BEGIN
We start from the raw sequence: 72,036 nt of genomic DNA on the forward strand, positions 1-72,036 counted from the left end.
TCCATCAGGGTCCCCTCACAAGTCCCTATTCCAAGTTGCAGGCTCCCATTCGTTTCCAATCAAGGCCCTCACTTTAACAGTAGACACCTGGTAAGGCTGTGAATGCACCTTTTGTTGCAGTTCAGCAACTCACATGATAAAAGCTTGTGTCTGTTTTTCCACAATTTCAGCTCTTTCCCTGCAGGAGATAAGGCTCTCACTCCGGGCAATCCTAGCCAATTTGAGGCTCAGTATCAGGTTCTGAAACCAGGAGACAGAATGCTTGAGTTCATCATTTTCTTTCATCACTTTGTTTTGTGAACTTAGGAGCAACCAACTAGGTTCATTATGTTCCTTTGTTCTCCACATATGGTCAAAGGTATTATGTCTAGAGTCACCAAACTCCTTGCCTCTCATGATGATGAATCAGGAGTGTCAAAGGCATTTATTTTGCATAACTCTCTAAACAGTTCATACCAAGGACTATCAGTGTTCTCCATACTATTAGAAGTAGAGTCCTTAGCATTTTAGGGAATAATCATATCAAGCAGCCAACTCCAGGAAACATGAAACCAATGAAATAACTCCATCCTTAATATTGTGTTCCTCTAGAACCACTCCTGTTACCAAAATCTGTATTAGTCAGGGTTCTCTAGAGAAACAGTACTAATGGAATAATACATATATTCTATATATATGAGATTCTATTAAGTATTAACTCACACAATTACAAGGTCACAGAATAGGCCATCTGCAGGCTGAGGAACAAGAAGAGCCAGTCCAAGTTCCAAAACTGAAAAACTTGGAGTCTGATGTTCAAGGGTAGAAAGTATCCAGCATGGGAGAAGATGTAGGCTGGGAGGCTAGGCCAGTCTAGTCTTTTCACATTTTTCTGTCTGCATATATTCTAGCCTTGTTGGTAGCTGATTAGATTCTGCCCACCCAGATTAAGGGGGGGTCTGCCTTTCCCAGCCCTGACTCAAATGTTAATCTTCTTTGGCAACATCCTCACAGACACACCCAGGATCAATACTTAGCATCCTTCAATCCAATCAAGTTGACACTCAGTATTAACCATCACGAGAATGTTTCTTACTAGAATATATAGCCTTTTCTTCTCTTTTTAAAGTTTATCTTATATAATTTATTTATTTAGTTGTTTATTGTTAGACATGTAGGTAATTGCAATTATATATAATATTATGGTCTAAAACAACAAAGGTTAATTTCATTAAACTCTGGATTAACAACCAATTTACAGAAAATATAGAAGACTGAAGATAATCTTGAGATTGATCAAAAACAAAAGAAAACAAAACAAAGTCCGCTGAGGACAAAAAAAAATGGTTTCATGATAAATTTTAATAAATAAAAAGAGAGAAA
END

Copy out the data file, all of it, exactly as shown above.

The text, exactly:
We start from the raw sequence: 72,036 nt of genomic DNA on the forward strand, positions 1-72,036 counted from the left end.
TCCATCAGGGTCCCCTCACAAGTCCCTATTCCAAGTTGCAGGCTCCCATTCGTTTCCAATCAAGGCCCTCACTTTAACAGTAGACACCTGGTAAGGCTGTGAATGCACCTTTTGTTGCAGTTCAGCAACTCACATGATAAAAGCTTGTGTCTGTTTTTCCACAATTTCAGCTCTTTCCCTGCAGGAGATAAGGCTCTCACTCCGGGCAATCCTAGCCAATTTGAGGCTCAGTATCAGGTTCTGAAACCAGGAGACAGAATGCTTGAGTTCATCATTTTCTTTCATCACTTTGTTTTGTGAACTTAGGAGCAACCAACTAGGTTCATTATGTTCCTTTGTTCTCCACATATGGTCAAAGGTATTATGTCTAGAGTCACCAAACTCCTTGCCTCTCATGATGATGAATCAGGAGTGTCAAAGGCATTTATTTTGCATAACTCTCTAAACAGTTCATACCAAGGACTATCAGTGTTCTCCATACTATTAGAAGTAGAGTCCTTAGCATTTTAGGGAATAATCATATCAAGCAGCCAACTCCAGGAAACATGAAACCAATGAAATAACTCCATCCTTAATATTGTGTTCCTCTAGAACCACTCCTGTTACCAAAATCTGTATTAGTCAGGGTTCTCTAGAGAAACAGTACTAATGGAATAATACATATATTCTATATATATGAGATTCTATTAAGTATTAACTCACACAATTACAAGGTCACAGAATAGGCCATCTGCAGGCTGAGGAACAAGAAGAGCCAGTCCAAGTTCCAAAACTGAAAAACTTGGAGTCTGATGTTCAAGGGTAGAAAGTATCCAGCATGGGAGAAGATGTAGGCTGGGAGGCTAGGCCAGTCTAGTCTTTTCACATTTTTCTGTCTGCATATATTCTAGCCTTGTTGGTAGCTGATTAGATTCTGCCCACCCAGATTAAGGGGGGGTCTGCCTTTCCCAGCCCTGACTCAAATGTTAATCTTCTTTGGCAACATCCTCACAGACACACCCAGGATCAATACTTAGCATCCTTCAATCCAATCAAGTTGACACTCAGTATTAACCATCACGAGAATGTTTCTTACTAGAATATATAGCCTTTTCTTCTCTTTTTAAAGTTTATCTTATATAATTTATTTATTTAGTTGTTTATTGTTAGACATGTAGGTAATTGCAATTATATATAATATTATGGTCTAAAACAACAAAGGTTAATTTCATTAAACTCTGGATTAACAACCAATTTACAGAAAATATAGAAGACTGAAGATAATCTTGAGATTGATCAAAAACAAAAGAAAACAAAACAAAGTCCGCTGAGGACAAAAAAAAATGGTTTCATGATAAATTTTAATAAATAAAAAGAGAGAAA